A S. W. County Of Illinois, area, 544 sq. m.; pop. in 1870, 25,314. It has a diversified surface, partly covered with forests, and a rich soil. The Indianapolis and St. Louis and the Toledo, Wabash, and Western railroads pass through it. The chief productions in 1870 were 744,950 bushels of wheat, 1,527,898 of Indian corn, 668,424 of oats, 66,515 of potatoes, 54,608 lbs. of wool, 276,734 of butter, and 29,871 tons of hay. There were 12,447 horses, 6,400 milch cows, 7,510 other cattle, 12,881 sheep, and 34,773 swine; 7 manufactories of carriages, 1 of cars, 3 of cooperage, 5 of furniture, 1 of iron castings, 2 of machinery, 10 of saddlery and harness, 2 of woollen goods, 9 saw mills, 2 breweries, and 12 flour mills. Capital, Hillsborough.
A S. W. County Of Iowa, drained by Nish-nabatona and West Nodaway rivers, tributaries of the Missouri; area, 432 sq. m.; pop. in 1870, 5,934. The surface is undulating and the soil fertile. The Burlington and Missouri river railroad and its Red Oak branch pass through it. The chief productions in 1870 were 59,712 bushels of wheat, 323,168 of Indian corn, 37,393 of oats, 23,991 of potatoes, 18,492 lbs. of wool, 87,220 of butter, and 9,079 tons of hay. There were 1,461 horses, 1,256 milch cows, 2,475 other cattle, 4,503 sheep, and 10,-287 swine; 7 flour mills, and 3 lumber mills. Capital, Frankfort.
An E. County Of Missouri, bounded S. by the Missouri river; area, 576 sq. m.; pop. in 1870, 10,405, of whom 939 were colored. The surface is hilly in the region of the river, and in other parts undulating. Limestone, iron ore, and coal are found. The St. Louis, Kansas City, and Northern railroad passes through it. The chief productions in 1870 were 74,150 bushels of wheat, 543,112 of Indian corn, 297,035 of oats, 203,170 lbs. of tobacco, 38,083 of wool, 16,973 of butter, and 6,740 tons of hay. There were 3,375 horses, 2,943 milch cows, 5,214 other cattle, 10,350 sheep, and 14,041 swine. Capital, Danville.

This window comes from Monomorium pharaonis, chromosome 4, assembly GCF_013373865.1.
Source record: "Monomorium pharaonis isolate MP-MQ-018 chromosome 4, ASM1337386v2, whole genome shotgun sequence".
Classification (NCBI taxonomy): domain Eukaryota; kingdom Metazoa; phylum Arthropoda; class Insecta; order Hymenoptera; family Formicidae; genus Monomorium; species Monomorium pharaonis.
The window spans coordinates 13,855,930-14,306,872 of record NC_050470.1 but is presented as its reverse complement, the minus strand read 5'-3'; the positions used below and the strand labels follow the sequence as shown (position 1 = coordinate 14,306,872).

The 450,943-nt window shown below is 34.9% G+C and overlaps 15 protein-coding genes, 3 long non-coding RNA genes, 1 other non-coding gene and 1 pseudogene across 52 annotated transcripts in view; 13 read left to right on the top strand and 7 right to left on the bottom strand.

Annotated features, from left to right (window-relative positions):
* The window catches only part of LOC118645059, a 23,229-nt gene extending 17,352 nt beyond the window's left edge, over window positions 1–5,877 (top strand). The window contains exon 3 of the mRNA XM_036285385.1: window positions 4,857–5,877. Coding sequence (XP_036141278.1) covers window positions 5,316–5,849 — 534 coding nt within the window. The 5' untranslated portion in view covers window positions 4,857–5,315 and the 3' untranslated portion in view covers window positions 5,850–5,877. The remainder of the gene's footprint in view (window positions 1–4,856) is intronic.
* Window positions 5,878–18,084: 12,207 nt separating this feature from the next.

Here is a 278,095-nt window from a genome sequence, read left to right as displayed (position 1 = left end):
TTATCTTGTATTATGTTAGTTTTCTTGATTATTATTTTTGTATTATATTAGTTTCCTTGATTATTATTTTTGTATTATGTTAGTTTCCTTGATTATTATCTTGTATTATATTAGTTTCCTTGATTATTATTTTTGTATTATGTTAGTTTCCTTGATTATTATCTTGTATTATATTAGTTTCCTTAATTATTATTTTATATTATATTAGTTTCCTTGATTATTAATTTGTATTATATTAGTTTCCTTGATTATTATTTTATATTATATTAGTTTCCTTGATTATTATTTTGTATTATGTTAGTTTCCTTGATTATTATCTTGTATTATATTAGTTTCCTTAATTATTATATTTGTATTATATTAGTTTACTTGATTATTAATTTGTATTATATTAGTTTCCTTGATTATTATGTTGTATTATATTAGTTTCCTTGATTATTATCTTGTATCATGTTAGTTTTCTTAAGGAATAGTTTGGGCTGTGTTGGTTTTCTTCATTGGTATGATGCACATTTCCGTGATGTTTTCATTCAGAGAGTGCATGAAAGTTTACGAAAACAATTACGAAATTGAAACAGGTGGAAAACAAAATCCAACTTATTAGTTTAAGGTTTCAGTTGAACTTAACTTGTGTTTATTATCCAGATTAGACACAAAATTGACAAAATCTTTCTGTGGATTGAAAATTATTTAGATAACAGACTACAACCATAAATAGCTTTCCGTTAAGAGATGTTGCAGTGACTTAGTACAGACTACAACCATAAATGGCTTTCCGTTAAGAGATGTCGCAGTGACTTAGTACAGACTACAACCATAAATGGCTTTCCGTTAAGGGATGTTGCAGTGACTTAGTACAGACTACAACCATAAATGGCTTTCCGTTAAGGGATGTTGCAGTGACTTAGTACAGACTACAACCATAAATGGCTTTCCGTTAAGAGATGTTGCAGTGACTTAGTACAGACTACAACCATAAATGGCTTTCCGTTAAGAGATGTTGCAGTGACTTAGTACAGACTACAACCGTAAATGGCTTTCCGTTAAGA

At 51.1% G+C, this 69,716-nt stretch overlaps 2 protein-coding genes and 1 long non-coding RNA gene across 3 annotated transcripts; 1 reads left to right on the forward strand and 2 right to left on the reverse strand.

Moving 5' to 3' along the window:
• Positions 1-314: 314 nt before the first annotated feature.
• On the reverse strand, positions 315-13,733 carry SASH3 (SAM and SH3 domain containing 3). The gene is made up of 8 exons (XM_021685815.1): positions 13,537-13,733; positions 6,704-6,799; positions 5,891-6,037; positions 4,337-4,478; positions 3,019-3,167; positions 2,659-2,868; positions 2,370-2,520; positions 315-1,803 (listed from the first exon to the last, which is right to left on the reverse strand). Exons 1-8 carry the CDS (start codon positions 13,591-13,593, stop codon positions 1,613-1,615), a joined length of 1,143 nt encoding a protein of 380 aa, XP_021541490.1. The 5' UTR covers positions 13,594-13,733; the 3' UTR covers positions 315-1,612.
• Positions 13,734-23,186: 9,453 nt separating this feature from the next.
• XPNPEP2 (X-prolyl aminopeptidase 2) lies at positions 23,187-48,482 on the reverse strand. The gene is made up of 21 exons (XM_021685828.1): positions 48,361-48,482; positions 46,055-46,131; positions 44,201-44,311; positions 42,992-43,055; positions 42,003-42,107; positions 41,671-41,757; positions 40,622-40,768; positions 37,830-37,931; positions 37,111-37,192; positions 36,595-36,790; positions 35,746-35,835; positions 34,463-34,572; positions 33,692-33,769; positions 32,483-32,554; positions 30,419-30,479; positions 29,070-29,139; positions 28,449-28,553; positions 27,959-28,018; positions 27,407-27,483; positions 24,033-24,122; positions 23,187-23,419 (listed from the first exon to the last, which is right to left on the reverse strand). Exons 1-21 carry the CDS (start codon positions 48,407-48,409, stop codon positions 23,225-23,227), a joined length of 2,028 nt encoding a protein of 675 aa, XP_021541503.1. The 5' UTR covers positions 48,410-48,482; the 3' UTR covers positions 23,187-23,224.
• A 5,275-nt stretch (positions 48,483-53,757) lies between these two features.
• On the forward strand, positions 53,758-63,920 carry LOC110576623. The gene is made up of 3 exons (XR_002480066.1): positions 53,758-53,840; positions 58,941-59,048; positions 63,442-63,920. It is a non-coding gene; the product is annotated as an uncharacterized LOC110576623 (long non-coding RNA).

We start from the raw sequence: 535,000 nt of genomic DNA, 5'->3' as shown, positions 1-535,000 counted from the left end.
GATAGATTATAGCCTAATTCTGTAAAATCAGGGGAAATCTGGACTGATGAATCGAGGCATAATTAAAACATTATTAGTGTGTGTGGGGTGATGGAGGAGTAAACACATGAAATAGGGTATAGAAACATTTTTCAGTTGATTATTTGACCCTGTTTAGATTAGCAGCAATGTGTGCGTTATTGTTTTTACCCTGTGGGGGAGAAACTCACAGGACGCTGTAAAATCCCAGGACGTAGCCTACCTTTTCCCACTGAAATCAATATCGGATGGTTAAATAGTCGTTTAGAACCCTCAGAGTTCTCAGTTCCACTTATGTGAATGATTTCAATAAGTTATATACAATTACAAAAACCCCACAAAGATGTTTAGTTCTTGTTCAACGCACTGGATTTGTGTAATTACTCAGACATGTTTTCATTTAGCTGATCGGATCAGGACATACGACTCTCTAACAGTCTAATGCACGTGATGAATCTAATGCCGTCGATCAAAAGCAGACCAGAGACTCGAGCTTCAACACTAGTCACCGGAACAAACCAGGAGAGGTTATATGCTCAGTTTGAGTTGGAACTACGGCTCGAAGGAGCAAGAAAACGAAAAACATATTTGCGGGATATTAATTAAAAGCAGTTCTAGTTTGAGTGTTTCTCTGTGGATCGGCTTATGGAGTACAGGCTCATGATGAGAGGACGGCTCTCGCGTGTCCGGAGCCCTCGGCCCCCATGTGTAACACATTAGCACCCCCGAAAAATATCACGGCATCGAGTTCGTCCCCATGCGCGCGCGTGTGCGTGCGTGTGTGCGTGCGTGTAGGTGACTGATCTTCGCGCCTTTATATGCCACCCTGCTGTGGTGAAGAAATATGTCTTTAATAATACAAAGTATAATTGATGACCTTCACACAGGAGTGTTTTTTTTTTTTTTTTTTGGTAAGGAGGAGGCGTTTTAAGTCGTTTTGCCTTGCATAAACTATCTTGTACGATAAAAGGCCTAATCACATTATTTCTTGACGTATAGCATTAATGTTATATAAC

A S. E. County Of Kansas, bordering on Indian territory, and intersected by Verdigris river; area, 624 sq. m.; pop. in 1870, 7,564. It is traversed by the Leavenworth, Lawrence, and Galveston railroad. The surface consists of rolling prairies, and the soil is fertile. The chief productions in 1870 were 12,665 bushels of Indian corn, 1,443 of potatoes, and 1,555 tons of hay. There were 1,629 horses, 1,595 milch cows, 4,090 other cattle, 674 sheep, 1,065 swine, and 9 saw mills. Capital, Independence.
Montgomery, a city of Montgomery co., Alabama, capital of the county and state, and the second city of the state in population and importance, situated on a high bluff on the left bank of the Alabama river, about 300 m. above Mobile, in lat. 32° 22' N. and Ion. 86° 23' W.; pop. in 1860, 8,843; in 1870, 10,588, of whom 5,183 were colored. The river is navigable to this point by steamers at all seasons, and four lines of railroad furnish means of communication with all sections of the state, viz.: the Mobile and Montgomery; Montgomery and Eufaula; South and North Alabama; and stern'of Alabama. The city is the point of supply and shipment of a large and fertile cotton region. Its trade in groceries is important, and its receipts of cotton are large. The entire trade amounts to nearly $10,000,000 a year. The chief manufacturing establishments are an iron foundery and a flouring mill. There are two national hanks, with a joint capital of £425,000, and three private banking houses. The state house, which occupies an elevated situation on Capitol hill, was erected in 1851 at a cost of $75,000, the original capi-tol having been destroyed by lire in 1849. The dome commands a fine view of the city and adjacent country.
Among other public buildings are the court house, a fine city hall containing a market and rooms for the fire department, and the theatre. The city is lighted with gas. and supplied with water by artesian wells and water works (from the river) of sufficient capacity to keep in reservoir three months supply for 25,000 people. The public schools are attended by about 300 white and 500 colored children, and there are several private schools, with a large attendance. Three daily newspapers (issuing also weekly editions) and a weekly agricultural journal are published. There are If churches, viz.: 4 Baptist (2 colored), 1 Episcopal, 1 Jewish, 5 Methodist (2 colored and 1 Northern), 1 Presbyterian, lrotestant Methodist, and 1 Roman Catho- Montgomery was laid out in 1817, and the seat of government, was removed to it from Tuscaloosa in 1847. It was the seat of the confederate government from Feb. 4, 1861, to the following May, when it was removed to Richmond. The city was evacuated by the confederates April 11, 1865, after burning 80,-000 bales of cotton, and on the following day it was occupied by the federal forces under Gen. Wilson, when the arsenal, railroad depots, and foundery were destroyed.
State Capitol, Montgomery.